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What's your favorite line of code?

daniel13rady profile image Daniel Brady Updated on ・1 min read

Abstract answers and actual code snippets are both welcome 😄

Discussion

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My favorite lines of code is those which saves me typing and makes my code cleaner. Like:

global log = console.log

Over the time that line grow to a full module, but I think that saved me hundreds of console dots.

 

I love doing things like that with my output statements! It lets me swap out the implementation or even disable output entirely without modifying every log statement in my code. 👌

 

To be honest, that line was later refactored to:

global.log = function (...p) {
  log.data.push(p)
  log.console(...p)
}

log.data = []
log.console = console.log
console.log = log
...

To create a log history to be flushed later, and redirect all console.log() to log(). But lost a little bit of its beauty.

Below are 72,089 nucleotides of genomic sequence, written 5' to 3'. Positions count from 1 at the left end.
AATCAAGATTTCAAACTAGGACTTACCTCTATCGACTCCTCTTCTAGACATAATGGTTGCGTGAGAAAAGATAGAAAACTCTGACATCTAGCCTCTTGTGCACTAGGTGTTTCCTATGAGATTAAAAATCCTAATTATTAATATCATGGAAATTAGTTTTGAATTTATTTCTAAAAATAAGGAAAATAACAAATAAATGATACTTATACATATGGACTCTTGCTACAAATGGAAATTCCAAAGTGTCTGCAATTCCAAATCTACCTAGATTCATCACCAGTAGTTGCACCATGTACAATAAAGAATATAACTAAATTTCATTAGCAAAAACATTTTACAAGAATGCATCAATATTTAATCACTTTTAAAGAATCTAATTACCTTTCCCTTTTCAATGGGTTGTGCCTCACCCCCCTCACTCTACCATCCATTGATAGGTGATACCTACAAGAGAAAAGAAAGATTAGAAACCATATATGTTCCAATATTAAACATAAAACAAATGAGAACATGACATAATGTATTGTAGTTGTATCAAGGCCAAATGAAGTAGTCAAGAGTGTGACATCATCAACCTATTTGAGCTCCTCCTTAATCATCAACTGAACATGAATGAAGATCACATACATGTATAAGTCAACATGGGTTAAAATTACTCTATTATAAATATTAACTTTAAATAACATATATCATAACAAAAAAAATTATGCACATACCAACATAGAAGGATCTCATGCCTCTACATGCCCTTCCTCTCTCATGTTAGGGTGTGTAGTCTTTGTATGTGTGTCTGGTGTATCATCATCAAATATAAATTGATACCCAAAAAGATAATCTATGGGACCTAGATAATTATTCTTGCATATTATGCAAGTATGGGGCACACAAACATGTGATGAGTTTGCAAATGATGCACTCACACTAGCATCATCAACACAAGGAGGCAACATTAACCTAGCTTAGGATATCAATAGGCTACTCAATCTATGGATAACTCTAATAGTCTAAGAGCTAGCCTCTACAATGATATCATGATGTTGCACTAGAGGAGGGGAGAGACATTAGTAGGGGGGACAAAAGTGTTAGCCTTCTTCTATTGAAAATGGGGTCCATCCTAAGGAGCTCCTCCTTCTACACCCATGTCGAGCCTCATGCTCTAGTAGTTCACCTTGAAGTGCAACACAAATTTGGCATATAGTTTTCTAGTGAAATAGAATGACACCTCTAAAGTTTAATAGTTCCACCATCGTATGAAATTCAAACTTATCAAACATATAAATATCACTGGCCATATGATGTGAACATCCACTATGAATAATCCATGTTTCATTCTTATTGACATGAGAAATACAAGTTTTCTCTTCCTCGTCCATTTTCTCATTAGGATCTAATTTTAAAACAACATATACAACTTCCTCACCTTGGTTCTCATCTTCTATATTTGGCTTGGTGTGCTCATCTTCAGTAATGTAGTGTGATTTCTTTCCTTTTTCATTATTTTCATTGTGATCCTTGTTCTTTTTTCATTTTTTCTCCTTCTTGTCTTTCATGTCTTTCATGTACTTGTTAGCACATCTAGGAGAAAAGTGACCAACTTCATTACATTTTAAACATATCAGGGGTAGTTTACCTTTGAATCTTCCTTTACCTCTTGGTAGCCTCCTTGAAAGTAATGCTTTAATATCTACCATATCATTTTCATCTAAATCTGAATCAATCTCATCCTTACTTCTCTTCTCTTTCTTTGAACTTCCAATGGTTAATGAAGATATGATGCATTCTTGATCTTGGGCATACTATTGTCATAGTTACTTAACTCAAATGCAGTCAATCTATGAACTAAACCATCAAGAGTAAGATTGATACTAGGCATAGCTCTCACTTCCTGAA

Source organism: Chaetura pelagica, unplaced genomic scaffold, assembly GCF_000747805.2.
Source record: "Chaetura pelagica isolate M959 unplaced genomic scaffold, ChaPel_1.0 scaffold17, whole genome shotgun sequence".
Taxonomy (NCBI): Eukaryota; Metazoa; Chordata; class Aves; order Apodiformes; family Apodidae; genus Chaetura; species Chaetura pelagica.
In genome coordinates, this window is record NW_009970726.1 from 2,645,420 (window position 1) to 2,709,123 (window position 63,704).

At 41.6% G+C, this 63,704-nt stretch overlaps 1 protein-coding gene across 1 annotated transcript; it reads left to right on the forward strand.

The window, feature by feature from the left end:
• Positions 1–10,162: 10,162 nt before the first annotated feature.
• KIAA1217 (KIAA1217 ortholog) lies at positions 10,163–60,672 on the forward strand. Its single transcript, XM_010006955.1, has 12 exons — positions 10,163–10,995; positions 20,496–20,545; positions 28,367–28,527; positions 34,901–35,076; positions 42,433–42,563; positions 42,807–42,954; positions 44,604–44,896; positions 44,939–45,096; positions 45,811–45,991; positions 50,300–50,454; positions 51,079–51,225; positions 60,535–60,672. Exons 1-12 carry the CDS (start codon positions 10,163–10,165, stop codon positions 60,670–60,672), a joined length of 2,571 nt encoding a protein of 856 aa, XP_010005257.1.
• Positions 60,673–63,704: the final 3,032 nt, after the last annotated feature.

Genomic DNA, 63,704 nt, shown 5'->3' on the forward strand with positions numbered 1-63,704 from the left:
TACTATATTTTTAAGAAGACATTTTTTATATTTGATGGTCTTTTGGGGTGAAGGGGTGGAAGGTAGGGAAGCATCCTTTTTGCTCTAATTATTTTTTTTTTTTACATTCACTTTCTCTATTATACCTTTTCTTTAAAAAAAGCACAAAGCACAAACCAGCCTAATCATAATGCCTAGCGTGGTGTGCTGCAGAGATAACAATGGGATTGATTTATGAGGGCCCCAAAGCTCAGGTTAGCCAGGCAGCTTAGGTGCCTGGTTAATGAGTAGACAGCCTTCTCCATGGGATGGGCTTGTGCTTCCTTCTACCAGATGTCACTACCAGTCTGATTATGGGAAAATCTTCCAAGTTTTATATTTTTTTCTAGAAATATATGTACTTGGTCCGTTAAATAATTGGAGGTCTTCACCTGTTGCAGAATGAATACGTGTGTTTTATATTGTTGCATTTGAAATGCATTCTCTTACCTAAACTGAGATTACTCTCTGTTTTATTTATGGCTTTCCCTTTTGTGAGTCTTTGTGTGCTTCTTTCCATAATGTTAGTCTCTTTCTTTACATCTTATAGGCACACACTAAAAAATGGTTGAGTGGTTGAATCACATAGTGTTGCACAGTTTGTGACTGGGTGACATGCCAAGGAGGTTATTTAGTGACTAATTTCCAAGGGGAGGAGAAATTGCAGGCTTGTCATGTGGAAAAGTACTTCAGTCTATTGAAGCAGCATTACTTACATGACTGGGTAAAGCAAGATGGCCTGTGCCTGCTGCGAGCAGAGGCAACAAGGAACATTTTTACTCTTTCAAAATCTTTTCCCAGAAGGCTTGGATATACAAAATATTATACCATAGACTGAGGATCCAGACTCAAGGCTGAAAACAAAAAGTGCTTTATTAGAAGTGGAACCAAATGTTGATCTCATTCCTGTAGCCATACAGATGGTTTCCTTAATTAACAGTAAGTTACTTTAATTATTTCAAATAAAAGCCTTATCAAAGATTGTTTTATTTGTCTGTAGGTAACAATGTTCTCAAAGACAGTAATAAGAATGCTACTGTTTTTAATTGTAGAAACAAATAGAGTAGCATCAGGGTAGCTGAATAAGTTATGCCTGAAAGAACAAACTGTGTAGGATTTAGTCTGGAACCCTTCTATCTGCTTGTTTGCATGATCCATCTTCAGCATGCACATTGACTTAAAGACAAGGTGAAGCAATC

Maybe not the most elegant example, but this line in Cloud Foundry's deprecated v2 API let us implement rolling "no downtime" app deployments on v3 without breaking the legacy stuff.

It basically let have more than a single "web" process for an app at a time, but let v2 continue to only concern itself with the newest.

The beauty of Ruby is that we could mix it in to all of the v2 controllers that needed it!

 

A wise old wizard I used to work with once said,

My favorite line of code is the one I get to delete.

It's taken me a few years, but I've finally caught on to that appreciation.

 

And a wise old wizard I currently work with offers up a bottle of Scotch during our company's annual Hackathon to the dev who creates a PR which deletes the most code while maintaining bug-for-bug compatibility without adding new code. 😍😅

 

My favorite line of code is that I will never delete, because is perfect and cannot be replaced.

 

That sounds great, but I'm not sure I'll ever be good enough to write a line of code that never gets modified before being deleted. Seems like a good goal to strive for!

Sorry for the 'never'...

I mean, a line of code to be "perfect" must:

  1. Solve the problem
  2. Be reliable
  3. Be easily tested or (pardon the heresy) dispense testing
  4. Be as terse as possible
  5. I can forget about it.

But my really favorites, "the perfect ones" are those that beyond that, yet saves me the typing of another lines. :D